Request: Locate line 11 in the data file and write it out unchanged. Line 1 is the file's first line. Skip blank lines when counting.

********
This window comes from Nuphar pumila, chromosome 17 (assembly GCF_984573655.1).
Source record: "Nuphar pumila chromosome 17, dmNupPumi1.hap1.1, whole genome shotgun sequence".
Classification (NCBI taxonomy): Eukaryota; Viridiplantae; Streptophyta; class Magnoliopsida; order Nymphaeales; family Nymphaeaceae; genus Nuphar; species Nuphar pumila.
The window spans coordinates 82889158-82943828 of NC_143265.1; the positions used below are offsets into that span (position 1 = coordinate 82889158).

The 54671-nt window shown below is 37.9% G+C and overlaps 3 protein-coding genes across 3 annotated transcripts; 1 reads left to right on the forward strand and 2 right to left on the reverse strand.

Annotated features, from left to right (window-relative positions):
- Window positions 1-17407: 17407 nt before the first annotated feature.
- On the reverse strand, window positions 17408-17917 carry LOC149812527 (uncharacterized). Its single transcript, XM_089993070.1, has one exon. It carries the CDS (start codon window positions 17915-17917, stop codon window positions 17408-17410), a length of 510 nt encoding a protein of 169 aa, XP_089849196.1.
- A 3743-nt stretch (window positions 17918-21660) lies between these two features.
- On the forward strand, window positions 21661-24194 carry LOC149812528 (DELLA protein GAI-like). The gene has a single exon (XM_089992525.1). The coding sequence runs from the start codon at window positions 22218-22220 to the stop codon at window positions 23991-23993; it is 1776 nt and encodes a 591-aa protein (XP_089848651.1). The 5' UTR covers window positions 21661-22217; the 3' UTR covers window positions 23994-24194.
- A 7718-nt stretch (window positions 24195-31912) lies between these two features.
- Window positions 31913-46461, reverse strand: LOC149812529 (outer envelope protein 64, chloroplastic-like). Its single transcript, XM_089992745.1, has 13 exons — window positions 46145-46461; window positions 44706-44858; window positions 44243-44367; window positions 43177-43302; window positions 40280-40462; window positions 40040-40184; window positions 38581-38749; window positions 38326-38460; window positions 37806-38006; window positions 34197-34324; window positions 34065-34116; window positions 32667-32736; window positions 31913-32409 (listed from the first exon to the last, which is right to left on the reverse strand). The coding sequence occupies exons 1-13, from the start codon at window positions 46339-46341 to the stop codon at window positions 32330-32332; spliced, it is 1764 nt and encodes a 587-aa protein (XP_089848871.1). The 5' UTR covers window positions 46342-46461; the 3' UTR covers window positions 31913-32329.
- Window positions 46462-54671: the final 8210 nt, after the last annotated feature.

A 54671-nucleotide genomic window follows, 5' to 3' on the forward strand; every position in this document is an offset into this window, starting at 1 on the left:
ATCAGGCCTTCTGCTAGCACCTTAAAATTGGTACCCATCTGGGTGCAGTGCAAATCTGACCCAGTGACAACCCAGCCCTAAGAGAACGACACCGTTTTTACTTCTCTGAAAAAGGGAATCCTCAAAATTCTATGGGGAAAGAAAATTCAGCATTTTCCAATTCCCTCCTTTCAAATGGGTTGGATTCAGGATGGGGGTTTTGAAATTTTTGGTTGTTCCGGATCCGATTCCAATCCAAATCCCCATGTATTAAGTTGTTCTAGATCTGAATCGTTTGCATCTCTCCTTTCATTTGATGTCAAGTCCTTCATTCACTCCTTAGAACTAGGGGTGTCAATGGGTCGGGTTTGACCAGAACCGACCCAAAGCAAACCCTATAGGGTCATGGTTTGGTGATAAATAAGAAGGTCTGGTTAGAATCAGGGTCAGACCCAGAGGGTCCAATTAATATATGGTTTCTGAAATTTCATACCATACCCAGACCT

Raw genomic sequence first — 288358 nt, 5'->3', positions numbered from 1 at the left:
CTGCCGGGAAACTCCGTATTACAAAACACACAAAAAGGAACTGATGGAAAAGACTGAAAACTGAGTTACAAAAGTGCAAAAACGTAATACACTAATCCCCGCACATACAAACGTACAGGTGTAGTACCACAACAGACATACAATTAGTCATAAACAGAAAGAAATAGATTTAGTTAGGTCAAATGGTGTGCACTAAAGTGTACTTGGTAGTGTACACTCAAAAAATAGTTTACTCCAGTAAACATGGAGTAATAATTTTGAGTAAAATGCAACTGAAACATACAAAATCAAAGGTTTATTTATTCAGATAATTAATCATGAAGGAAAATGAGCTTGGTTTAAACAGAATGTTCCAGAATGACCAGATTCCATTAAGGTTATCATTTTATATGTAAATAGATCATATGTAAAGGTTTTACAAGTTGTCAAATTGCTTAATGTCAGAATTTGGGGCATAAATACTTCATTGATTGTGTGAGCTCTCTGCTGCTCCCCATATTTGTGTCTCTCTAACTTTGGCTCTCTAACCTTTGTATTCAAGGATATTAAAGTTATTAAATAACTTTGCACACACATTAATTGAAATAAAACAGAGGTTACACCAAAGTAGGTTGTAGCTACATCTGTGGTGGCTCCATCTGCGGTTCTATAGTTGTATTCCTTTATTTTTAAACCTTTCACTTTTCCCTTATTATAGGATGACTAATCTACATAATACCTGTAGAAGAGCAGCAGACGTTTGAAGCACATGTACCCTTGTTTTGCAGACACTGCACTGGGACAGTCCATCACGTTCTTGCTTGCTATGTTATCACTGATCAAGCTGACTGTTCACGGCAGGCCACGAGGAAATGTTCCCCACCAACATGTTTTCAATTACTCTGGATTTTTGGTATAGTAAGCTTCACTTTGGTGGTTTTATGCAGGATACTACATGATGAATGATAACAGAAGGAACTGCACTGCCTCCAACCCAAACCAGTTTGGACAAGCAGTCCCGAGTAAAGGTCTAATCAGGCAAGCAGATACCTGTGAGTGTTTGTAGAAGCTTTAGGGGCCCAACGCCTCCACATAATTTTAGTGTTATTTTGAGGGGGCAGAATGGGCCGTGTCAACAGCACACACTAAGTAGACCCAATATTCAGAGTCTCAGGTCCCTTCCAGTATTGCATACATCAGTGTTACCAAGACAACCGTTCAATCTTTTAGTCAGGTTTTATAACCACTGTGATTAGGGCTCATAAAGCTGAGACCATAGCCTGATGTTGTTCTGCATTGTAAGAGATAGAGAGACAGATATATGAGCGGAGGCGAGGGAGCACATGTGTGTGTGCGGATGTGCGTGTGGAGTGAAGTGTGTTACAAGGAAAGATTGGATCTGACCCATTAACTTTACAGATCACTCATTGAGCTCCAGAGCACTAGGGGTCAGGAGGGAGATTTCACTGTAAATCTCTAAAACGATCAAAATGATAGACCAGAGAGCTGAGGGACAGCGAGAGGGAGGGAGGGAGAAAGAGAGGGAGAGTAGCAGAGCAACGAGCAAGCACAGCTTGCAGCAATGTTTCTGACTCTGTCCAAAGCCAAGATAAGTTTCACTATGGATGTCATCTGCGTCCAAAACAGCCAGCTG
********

- A 7718-nt stretch (window positions 24195-31912) lies between these two features.